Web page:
Thinly sliced over a summer salad or enjoyed as a thick-cut steak on a warm evening, Ahi tuna is a fish that could convert a die-hard carnivore to seafood lover. With its meaty texture and deep red hue, Ahi stands in a class all by itself in the fish world. Don’t mistake this tuna for the fish packed in oil in a can; while that has its place, the texture and taste of fresh Ahi tuna is incomparable.
Purchase the best grade of Ahi tuna that you can find and afford. Sashimi grade is the best, reserved for being served in a raw or semi-raw state -- and ahi tuna is best served rare to medium-rare. The freshness, texture and quality of this type of tuna shines when prepared pan-seared.
Start with a heavy, nonstick pan. Nonstick is essential to prevent the tuna from sticking to the pan under extreme heat without the presence of oil. If using another type of pan, be sure it is well-seasoned to prevent the tuna from sticking to the pan.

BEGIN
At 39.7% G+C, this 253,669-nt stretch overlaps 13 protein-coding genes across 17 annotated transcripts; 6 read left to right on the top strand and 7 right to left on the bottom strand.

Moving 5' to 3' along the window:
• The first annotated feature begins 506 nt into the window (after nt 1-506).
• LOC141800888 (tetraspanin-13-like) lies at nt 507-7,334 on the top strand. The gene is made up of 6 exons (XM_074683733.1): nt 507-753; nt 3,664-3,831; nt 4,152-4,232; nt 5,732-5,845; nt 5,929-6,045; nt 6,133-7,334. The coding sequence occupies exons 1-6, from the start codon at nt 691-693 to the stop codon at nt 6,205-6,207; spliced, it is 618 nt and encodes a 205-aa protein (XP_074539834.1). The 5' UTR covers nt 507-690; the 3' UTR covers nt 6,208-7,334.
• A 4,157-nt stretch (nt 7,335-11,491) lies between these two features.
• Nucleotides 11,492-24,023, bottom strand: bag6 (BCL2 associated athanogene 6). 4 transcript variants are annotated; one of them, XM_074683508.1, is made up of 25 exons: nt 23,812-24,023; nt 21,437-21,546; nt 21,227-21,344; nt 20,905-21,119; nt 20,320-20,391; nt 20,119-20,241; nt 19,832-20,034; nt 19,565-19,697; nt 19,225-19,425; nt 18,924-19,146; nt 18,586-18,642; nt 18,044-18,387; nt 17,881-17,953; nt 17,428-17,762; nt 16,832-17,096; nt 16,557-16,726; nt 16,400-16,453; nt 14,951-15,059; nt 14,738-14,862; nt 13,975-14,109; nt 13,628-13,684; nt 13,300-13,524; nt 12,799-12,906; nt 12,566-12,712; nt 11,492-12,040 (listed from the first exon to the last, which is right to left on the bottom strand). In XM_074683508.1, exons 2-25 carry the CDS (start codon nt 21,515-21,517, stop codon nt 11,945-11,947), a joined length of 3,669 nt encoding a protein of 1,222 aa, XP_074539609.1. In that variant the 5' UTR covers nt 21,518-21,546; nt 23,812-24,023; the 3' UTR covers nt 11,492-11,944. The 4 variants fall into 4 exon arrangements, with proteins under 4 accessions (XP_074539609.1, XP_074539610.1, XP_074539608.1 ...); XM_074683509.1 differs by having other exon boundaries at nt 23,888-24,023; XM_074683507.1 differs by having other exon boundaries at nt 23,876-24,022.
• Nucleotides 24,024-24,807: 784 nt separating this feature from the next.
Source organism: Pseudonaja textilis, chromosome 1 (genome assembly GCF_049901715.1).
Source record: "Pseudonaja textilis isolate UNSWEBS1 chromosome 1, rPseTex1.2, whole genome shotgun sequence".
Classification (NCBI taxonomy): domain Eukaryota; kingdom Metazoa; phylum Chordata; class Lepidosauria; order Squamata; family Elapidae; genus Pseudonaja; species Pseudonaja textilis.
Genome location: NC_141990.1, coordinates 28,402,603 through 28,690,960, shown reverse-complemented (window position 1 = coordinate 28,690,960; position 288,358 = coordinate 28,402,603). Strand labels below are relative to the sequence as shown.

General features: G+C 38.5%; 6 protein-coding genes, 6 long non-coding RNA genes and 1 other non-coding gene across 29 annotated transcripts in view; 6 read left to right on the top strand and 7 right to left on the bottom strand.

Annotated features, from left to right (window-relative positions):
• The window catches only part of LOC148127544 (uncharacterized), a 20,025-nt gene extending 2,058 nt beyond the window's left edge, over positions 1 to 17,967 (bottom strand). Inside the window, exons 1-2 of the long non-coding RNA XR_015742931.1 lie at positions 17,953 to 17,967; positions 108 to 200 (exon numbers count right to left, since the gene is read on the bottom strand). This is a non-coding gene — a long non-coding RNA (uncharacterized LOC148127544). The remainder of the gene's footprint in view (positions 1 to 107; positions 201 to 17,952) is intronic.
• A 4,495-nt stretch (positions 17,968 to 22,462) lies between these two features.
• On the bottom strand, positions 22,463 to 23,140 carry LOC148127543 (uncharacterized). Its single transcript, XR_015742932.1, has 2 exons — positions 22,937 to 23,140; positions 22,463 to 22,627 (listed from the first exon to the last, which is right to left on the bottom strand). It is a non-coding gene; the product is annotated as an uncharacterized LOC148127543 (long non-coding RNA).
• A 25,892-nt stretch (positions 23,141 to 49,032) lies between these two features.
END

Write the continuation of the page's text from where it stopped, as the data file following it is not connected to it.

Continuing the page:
Prepare tuna -- marinate tuna if called for in your recipe; otherwise, lightly season it with salt and pepper. While tuna has a great taste on its own, a marinade adds a depth of flavor not replicated by mere seasoning -- without adding too much fat or calories to the dish. See resources for suggestions on marinades.
Heat pan over high heat, preferably in a well-ventilated kitchen. Wait several minutes until the pan is extremely hot -- this ensures an even sear without sticking. Place the tuna into the hot pan -- be careful as there will be some smoking from the pan.
Cook no more than 1 to 1 ½ minutes per side to achieve a seared exterior and raw center. Remove the tuna from the pan to a cutting board for slicing, or to a warmed plate if serving as a steak.
- There are many types of tuna, including Albacore, Bluefin, Blackfin, or Skipjack. Ahi tuna, also known as Yellowfin tuna, is considered far superior, especially when purchased in sashimi grade.
- The name Ahi comes from the Hawaiian name for Yellowfin tuna, but can also refer to Bigeye tuna indigenous to that area.